The problem? Miller made it look too badass.
Almost immediately after DKR came out, its seedier futuristic version of Gotham City has been embraced by today’s regulars Batman comics and pretty soon it spilled over into Tim Burton movies – which probably wouldn’t exist if Miller hadn’t made it cool for a school of gothic art like Burton to love Batman again.
Joel Schumacher was also a big fan of Return of the Dark Knight and intended to adapt it after his two films, and Christopher Nolan bent over backwards to jam DKR elements in his trilogy. We went straight from a young Batman who was still only in his second year in The black Knight to a tired, retired Bruce Wayne who needs mechanical assistance to move around in The dark knight rises.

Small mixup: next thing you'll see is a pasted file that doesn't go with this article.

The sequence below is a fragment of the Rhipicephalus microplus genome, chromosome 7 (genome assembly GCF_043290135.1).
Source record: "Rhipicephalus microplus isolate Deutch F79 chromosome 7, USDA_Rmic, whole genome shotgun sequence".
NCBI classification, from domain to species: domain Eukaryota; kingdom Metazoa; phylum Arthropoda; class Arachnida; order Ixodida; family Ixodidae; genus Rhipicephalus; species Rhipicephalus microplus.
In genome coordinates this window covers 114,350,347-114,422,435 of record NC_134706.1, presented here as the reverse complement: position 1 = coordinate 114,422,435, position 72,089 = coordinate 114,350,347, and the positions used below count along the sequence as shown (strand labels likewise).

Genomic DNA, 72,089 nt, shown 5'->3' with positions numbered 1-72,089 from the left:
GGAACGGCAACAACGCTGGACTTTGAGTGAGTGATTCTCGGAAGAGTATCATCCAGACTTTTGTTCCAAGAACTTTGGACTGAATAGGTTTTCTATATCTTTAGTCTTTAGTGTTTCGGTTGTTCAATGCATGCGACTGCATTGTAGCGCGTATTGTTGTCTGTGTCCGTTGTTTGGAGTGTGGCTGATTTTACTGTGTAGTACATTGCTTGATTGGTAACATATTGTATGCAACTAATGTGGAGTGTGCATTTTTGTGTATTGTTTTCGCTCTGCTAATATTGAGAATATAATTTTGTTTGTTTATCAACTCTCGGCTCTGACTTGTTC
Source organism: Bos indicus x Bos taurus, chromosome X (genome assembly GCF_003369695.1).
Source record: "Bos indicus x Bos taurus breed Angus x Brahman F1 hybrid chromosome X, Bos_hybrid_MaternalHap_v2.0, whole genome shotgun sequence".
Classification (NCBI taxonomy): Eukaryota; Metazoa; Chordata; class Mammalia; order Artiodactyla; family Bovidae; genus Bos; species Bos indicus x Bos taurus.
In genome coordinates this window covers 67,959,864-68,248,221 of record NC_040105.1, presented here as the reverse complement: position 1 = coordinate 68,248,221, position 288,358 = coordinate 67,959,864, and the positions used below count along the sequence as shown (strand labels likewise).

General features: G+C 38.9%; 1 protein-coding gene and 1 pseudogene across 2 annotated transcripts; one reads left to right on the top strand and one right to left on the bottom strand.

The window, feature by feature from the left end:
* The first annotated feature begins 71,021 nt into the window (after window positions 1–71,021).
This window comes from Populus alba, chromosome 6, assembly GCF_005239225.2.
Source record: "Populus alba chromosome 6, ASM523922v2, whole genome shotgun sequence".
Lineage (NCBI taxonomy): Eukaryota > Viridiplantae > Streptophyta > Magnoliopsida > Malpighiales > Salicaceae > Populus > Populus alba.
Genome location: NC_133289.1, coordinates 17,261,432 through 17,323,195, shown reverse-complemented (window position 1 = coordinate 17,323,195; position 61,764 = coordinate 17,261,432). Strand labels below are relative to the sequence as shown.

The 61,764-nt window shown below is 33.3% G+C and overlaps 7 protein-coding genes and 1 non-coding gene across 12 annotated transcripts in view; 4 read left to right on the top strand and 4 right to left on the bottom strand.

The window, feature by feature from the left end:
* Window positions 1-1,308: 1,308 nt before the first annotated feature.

And then, of course, Zack Snyder started his cinematic universe with the older, more violent Batman that Miller specifically created to represent the end of the character’s career. It is true that Miller ended up changing his plans and creating more comics in this universe, but the less Hollywood looks at his post-DKR the better. His Batman and Robin All-Star and Superman: Year One The series retroactively established that this Batman was still a dangerous maniac who should never be allowed around children.